d.prototype = b === null ? Object.create(b) : (__.prototype = b.prototype, new __()); 
}; 
var Mammal = (function () { 
    function Mammal() { 
    } 
    Mammal.prototype.eat = function () { 
        console.log("Like a mammal"); 
    }; 
    Mammal.prototype.sleep = function () { 
        console.log("Like a mammal"); 
    }; 
    return Mammal; 
}()); 
var Dog = (function (_super) { 
    __extends(Dog, _super); 
    function Dog() { 
        _super.apply(this, arguments); 
    } 
    Dog.prototype.eat = function () { 
        console.log("Like a dog"); 
    }; 
    return Dog; 
}(Mammal)); 
function makeThemEat(animal) { 
    animal.eat(); 
} 
var mammal = new Mammal(); 
var dog = new Dog(); 
var labrador = new Mammal(); 
makeThemEat(mammal); 
makeThemEat(dog); 
makeThemEat(labrador); 

Note

When in doubt, it's always a good idea to look at the transpiled JavaScript. You will see what's going on at execution time and maybe discover other pitfalls! As a side note, the TypeScript transpiler is fooled here because, from a JavaScript point of view, Mammal and Dog are not different; they have the same properties and functions. If we add a property in the Dog class (such as private race:string), it won't transpile anymore. This means that overriding methods are not sufficient to be recognized as types; they must be semantically different.

This example is a bit far-fetched, and I agree that this TypeScript specificity won't haunt you every day. However, if we are using some bounded genericity with a strict hierarchy, then you have to know about it. Indeed, the following example, unfortunately, works:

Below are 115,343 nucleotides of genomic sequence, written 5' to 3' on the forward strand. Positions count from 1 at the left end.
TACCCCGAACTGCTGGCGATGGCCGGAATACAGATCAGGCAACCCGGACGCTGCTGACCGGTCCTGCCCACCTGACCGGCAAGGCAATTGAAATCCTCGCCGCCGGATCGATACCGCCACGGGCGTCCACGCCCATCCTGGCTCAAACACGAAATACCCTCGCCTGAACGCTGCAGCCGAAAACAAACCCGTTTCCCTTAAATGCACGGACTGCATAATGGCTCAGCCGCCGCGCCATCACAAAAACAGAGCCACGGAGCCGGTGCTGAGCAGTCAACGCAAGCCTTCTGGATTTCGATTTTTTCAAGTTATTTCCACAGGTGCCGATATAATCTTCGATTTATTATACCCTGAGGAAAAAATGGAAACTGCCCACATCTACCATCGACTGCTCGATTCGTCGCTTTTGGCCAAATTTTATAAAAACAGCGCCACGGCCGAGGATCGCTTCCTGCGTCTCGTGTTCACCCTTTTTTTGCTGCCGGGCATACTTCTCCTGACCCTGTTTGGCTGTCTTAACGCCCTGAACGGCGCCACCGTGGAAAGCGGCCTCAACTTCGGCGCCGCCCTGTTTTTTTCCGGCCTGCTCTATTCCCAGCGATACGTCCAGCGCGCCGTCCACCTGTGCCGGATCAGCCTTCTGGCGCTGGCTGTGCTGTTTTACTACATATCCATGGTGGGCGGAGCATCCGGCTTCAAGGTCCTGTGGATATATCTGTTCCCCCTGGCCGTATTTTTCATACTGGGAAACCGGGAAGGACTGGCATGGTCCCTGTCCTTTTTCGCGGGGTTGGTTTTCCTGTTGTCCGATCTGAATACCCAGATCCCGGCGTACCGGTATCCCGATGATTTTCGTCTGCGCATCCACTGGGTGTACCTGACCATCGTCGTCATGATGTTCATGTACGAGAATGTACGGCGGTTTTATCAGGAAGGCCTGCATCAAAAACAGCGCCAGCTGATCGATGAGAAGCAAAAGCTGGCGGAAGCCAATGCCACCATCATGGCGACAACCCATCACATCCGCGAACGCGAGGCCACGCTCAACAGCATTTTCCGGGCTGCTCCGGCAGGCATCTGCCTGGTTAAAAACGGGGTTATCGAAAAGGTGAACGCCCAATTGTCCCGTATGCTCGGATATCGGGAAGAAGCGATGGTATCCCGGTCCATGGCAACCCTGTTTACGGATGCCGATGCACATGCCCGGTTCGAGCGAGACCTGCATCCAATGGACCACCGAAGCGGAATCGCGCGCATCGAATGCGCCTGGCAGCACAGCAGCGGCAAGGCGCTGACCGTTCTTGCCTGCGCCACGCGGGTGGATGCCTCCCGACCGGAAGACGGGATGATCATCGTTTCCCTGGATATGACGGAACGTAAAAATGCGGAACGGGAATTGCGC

function makeThemEat<T extends Dog>(dog:T):void{ 
   dog.eat(); 
} 
 
makeThemEat<Mammal>(abomination); 
 

Summary


In this chapter, we completed a TypeScript setup and reviewed most of the best practices in terms of code convention, features we should and shouldn't use, and common pitfalls to avoid.

In the next chapter, we will focus on Angular and how to get started with the all-new Angular CLI.

About the Author

  • Mathieu Nayrolles

    Mathieu Nayrolles was born in France and lived in a small village in Côte d'Azur for almost 15 years. He started his computer science studies in France and continued in Montréal, Canada, where he now lives with his wife. Mathieu holds a PhD in electrical and computer engineering from Concordia University and two master degrees from eXia.Cesi (software engineering) and UQAM (computer science).

    Despite his academic journey, Mathieu also worked for worldwide companies such as Ubisoft, Eurocopter, Ericsson, or Saint-Gobain, where he learned how important good technical resources are.

    You can discover some of his works through his books: Expert Angular, Xamarin Studio for Android Programming: A C# Cookbook, Mastering Apache Solr: A practical guide to get to grips with Apache Solr, Instant Magento Performances, Magento Performance Optimization: How to, and Mastering Apache.

    Browse publications by this author

Latest Reviews

(5 reviews total)
Poor quality of the patterns
Book handels the pattern well
Just got started so can't really review completely. Like it so far.

Recommended For You

Book Title
Unlock this full book with a FREE 10-day trial
Start Free Trial